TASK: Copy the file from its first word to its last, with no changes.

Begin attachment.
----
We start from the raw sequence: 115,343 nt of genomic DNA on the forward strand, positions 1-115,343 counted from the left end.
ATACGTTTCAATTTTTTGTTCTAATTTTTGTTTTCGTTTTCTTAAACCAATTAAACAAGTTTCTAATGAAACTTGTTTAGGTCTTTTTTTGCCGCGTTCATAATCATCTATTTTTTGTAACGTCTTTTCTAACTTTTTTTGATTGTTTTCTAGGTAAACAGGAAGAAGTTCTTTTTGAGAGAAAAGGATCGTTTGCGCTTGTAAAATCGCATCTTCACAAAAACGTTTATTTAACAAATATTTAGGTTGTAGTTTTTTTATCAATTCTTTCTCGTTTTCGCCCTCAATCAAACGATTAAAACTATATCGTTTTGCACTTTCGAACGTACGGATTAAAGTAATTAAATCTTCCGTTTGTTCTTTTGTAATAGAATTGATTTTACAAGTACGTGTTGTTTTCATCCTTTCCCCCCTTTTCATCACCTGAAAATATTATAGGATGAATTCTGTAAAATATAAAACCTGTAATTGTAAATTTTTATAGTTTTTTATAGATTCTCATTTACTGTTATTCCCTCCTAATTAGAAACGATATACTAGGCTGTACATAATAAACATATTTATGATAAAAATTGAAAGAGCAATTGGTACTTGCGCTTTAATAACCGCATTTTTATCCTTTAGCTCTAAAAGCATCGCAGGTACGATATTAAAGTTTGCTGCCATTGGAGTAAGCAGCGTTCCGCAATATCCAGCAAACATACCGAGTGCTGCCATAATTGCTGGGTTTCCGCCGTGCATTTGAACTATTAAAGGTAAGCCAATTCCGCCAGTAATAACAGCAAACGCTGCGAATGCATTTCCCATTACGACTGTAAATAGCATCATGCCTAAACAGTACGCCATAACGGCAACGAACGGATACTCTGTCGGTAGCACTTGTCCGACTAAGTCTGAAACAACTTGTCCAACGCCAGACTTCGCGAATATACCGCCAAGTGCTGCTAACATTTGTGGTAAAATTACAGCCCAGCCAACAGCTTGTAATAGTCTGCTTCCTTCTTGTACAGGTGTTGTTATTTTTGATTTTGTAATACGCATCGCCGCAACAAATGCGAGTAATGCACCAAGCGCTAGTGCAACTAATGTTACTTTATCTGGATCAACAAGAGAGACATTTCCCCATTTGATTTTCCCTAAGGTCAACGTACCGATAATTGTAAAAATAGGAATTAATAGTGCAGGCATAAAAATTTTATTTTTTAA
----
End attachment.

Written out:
We start from the raw sequence: 115,343 nt of genomic DNA on the forward strand, positions 1-115,343 counted from the left end.
ATACGTTTCAATTTTTTGTTCTAATTTTTGTTTTCGTTTTCTTAAACCAATTAAACAAGTTTCTAATGAAACTTGTTTAGGTCTTTTTTTGCCGCGTTCATAATCATCTATTTTTTGTAACGTCTTTTCTAACTTTTTTTGATTGTTTTCTAGGTAAACAGGAAGAAGTTCTTTTTGAGAGAAAAGGATCGTTTGCGCTTGTAAAATCGCATCTTCACAAAAACGTTTATTTAACAAATATTTAGGTTGTAGTTTTTTTATCAATTCTTTCTCGTTTTCGCCCTCAATCAAACGATTAAAACTATATCGTTTTGCACTTTCGAACGTACGGATTAAAGTAATTAAATCTTCCGTTTGTTCTTTTGTAATAGAATTGATTTTACAAGTACGTGTTGTTTTCATCCTTTCCCCCCTTTTCATCACCTGAAAATATTATAGGATGAATTCTGTAAAATATAAAACCTGTAATTGTAAATTTTTATAGTTTTTTATAGATTCTCATTTACTGTTATTCCCTCCTAATTAGAAACGATATACTAGGCTGTACATAATAAACATATTTATGATAAAAATTGAAAGAGCAATTGGTACTTGCGCTTTAATAACCGCATTTTTATCCTTTAGCTCTAAAAGCATCGCAGGTACGATATTAAAGTTTGCTGCCATTGGAGTAAGCAGCGTTCCGCAATATCCAGCAAACATACCGAGTGCTGCCATAATTGCTGGGTTTCCGCCGTGCATTTGAACTATTAAAGGTAAGCCAATTCCGCCAGTAATAACAGCAAACGCTGCGAATGCATTTCCCATTACGACTGTAAATAGCATCATGCCTAAACAGTACGCCATAACGGCAACGAACGGATACTCTGTCGGTAGCACTTGTCCGACTAAGTCTGAAACAACTTGTCCAACGCCAGACTTCGCGAATATACCGCCAAGTGCTGCTAACATTTGTGGTAAAATTACAGCCCAGCCAACAGCTTGTAATAGTCTGCTTCCTTCTTGTACAGGTGTTGTTATTTTTGATTTTGTAATACGCATCGCCGCAACAAATGCGAGTAATGCACCAAGCGCTAGTGCAACTAATGTTACTTTATCTGGATCAACAAGAGAGACATTTCCCCATTTGATTTTCCCTAAGGTCAACGTACCGATAATTGTAAAAATAGGAATTAATAGTGCAGGCATAAAAATTTTATTTTTTAA